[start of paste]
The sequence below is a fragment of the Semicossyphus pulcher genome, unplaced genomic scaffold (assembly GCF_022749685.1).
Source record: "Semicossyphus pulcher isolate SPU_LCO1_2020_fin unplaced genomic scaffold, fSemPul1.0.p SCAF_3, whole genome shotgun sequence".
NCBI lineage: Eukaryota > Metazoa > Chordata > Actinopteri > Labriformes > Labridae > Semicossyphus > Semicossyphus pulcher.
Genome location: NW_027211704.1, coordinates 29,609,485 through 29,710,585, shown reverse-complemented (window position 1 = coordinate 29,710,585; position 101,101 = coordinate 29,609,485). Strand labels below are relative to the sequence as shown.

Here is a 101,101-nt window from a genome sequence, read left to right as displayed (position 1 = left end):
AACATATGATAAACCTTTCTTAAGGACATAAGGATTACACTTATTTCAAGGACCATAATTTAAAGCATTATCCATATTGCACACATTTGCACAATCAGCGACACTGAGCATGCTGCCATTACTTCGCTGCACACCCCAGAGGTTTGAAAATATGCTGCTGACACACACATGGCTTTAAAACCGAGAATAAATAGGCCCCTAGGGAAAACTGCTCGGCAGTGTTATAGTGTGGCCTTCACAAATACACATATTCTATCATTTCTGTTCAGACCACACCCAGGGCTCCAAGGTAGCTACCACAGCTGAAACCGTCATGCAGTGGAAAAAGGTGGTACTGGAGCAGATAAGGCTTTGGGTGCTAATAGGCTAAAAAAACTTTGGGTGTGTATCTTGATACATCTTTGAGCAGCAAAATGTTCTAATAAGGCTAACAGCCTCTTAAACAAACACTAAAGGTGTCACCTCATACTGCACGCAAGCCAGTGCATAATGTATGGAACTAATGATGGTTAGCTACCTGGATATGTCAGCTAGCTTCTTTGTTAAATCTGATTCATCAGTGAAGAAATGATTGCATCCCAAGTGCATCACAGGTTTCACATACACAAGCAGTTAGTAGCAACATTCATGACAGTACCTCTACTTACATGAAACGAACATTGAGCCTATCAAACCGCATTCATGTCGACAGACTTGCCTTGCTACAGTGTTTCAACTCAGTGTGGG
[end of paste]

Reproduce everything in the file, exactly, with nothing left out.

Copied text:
The sequence below is a fragment of the Semicossyphus pulcher genome, unplaced genomic scaffold (assembly GCF_022749685.1).
Source record: "Semicossyphus pulcher isolate SPU_LCO1_2020_fin unplaced genomic scaffold, fSemPul1.0.p SCAF_3, whole genome shotgun sequence".
NCBI lineage: Eukaryota > Metazoa > Chordata > Actinopteri > Labriformes > Labridae > Semicossyphus > Semicossyphus pulcher.
Genome location: NW_027211704.1, coordinates 29,609,485 through 29,710,585, shown reverse-complemented (window position 1 = coordinate 29,710,585; position 101,101 = coordinate 29,609,485). Strand labels below are relative to the sequence as shown.

Here is a 101,101-nt window from a genome sequence, read left to right as displayed (position 1 = left end):
AACATATGATAAACCTTTCTTAAGGACATAAGGATTACACTTATTTCAAGGACCATAATTTAAAGCATTATCCATATTGCACACATTTGCACAATCAGCGACACTGAGCATGCTGCCATTACTTCGCTGCACACCCCAGAGGTTTGAAAATATGCTGCTGACACACACATGGCTTTAAAACCGAGAATAAATAGGCCCCTAGGGAAAACTGCTCGGCAGTGTTATAGTGTGGCCTTCACAAATACACATATTCTATCATTTCTGTTCAGACCACACCCAGGGCTCCAAGGTAGCTACCACAGCTGAAACCGTCATGCAGTGGAAAAAGGTGGTACTGGAGCAGATAAGGCTTTGGGTGCTAATAGGCTAAAAAAACTTTGGGTGTGTATCTTGATACATCTTTGAGCAGCAAAATGTTCTAATAAGGCTAACAGCCTCTTAAACAAACACTAAAGGTGTCACCTCATACTGCACGCAAGCCAGTGCATAATGTATGGAACTAATGATGGTTAGCTACCTGGATATGTCAGCTAGCTTCTTTGTTAAATCTGATTCATCAGTGAAGAAATGATTGCATCCCAAGTGCATCACAGGTTTCACATACACAAGCAGTTAGTAGCAACATTCATGACAGTACCTCTACTTACATGAAACGAACATTGAGCCTATCAAACCGCATTCATGTCGACAGACTTGCCTTGCTACAGTGTTTCAACTCAGTGTGGG